We’ve got a solid understanding of why we should be using decodable books to teach young readers – they can be aligned with the phonetic patterns you’ve taught and they help us teach students to attend to all letters in a word when reading instead of guessing at words.
But, even when we know something is best practice it doesn’t necessarily help us to implement it. That’s the goal of this post, friends!
I’m going to break down a simple to follow small group reading plan that you can use right away so you can stop spending tons of time wondering how to use decodable texts in a small group lesson.
And bonus… you’ll also save time planning! Stay with me until the end because I’ve got a free lesson plan, decodable book, and before/after reading activity for YOU!
So the first thing to consider is what decodable text is right for each of your students – and no, your whole class won’t be reading the same decodable.
You’ll want to look at a few things as a pre-assessment such as…
- Phonetic knowledge (based on what has been taught in class AND what the student may have already learned or picked up on)
- Blending ability
- Heart word knowledge (aka tricky words)
With these 3 things assessed and in mind, you’ll be able to easily select a decodable that aligns right where each student is.
Now lets jump into the lesson routine I like to follow with students who are working in decodable texts.
I like to start each lesson with phonological awareness practice. This can be something super quick and is likely very low prep given the nature of phonological awareness.
Something simple like a thumbs up or down if pairs of words rhyme or thumbs up or down if pairs of words start with the same beginning sound is quick and effective.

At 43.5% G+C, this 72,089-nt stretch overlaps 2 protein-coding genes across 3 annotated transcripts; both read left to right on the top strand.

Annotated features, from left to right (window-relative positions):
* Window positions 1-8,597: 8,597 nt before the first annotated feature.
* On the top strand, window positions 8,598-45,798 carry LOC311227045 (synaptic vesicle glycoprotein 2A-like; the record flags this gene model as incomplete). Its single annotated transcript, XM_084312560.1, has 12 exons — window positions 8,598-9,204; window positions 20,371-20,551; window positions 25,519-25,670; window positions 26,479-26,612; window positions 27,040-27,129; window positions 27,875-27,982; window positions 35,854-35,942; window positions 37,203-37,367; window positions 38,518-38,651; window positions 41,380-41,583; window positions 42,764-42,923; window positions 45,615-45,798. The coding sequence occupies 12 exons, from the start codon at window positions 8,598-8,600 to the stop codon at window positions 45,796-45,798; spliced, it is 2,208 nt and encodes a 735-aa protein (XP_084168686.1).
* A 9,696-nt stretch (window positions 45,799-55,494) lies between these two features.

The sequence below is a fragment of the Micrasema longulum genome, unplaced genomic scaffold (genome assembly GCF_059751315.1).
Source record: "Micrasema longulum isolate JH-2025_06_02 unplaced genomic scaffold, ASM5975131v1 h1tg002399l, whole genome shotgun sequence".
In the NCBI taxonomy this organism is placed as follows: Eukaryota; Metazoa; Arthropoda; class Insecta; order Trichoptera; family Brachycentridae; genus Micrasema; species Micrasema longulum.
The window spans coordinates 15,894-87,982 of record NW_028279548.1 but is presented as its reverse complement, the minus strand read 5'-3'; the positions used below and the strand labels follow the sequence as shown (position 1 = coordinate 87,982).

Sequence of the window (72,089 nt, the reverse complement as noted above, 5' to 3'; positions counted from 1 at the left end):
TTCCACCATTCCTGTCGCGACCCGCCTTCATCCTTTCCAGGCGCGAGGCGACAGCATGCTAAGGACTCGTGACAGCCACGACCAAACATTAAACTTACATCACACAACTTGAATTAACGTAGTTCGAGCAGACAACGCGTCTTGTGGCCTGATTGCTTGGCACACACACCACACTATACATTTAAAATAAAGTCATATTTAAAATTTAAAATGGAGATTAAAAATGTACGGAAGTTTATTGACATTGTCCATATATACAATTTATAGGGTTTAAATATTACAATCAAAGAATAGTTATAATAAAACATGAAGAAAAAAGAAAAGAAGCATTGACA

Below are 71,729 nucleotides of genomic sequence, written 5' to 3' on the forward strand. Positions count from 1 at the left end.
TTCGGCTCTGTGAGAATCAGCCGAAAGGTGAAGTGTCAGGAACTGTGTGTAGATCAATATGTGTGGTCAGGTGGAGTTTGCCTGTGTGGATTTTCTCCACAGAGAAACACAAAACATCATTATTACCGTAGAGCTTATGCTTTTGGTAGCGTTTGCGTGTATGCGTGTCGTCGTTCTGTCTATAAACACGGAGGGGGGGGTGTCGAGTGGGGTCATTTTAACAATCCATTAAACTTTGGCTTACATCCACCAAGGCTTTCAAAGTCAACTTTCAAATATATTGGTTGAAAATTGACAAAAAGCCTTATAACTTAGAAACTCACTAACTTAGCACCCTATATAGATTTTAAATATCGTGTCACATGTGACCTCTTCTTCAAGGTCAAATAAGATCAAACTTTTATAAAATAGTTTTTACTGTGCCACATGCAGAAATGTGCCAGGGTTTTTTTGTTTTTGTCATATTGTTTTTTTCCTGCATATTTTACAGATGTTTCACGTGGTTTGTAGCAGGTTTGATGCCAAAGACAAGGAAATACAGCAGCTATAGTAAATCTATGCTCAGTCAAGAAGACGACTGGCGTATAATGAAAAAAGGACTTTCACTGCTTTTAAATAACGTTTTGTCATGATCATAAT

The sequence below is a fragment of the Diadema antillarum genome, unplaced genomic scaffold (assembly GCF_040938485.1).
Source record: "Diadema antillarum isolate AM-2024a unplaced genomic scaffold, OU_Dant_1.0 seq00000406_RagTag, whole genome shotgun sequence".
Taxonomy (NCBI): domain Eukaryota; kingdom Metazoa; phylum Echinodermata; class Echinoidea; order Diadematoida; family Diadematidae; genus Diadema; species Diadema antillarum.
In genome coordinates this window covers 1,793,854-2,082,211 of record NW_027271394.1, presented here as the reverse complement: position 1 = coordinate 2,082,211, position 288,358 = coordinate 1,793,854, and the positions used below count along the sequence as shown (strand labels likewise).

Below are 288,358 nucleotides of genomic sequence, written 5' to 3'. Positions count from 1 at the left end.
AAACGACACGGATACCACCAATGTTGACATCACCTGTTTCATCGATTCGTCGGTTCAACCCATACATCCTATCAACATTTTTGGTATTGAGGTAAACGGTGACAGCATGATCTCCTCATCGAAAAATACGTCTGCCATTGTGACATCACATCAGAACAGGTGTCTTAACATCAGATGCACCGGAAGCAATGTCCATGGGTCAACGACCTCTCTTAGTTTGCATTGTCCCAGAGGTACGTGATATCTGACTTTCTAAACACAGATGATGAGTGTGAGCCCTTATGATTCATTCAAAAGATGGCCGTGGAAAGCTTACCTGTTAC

You can also have students practice segmenting all of the sounds in a word using a segmenting mat / Elkonin boxes and manipulatives.
After that, we move into our word work portion of the lesson.
I usually cycle between a few activities for this. We will either follow a blending practice page that is directly aligned with the words we’ll be reading in our decodable, segmenting sounds in a word and writing the symbols (letters) that represent each sound OR brainstorming words that fit the phonetic pattern we’ll be focusing on in our decodable.
I think it’s worth noting that aligning word work practice with the words in your text is crucial so that it’s not just isolated practice. Students need to then encounter words just like these in the text they are reading for authentic practice.
Up next is a review OR introduction to high-frequency words we’ll find in the text. I like to read the word to students, segment the sounds together, count the number of sounds we hear, build the word with magnetic letters, write the word on a white board then use it in a sentence.
With our brains primed and ready for our text I then introduce the decodable for the day and give a brief (one sentence) synopsis of what the book is about.
Sometimes we’ll take a look through the text and find the high-frequency words we practiced or some of the words that follow the phonetic pattern we practiced during word work.
Students will read independently while I listen in and offer prompts as needed. If a student finishes early, I have him/her either read today’s text a second time to work on fluency OR read a text from a previous lesson, again to work on fluency.
Our small group lesson wouldn’t be complete without some comprehension questions! Although decodables don’t generally have a very deep story line, we can still focus on comprehension and helping students learn to locate where the answer to a question is in the text.
We wrap up our lesson with guided writing. I like to once again focus on the phonics pattern from the decodable and usually select a sentence that answers one of the comprehension questions I asked.
Students repeat the sentence out loud, count the number of words, build the sentence, then write the sentence and illustrate it.
So there you have it! A lesson plan flow that actually work and is easy to follow. I hope that this overview has been super helpful for you! I’d love to share a FREE lesson plan and full set of lesson activities – including a free decodable reader – with you!
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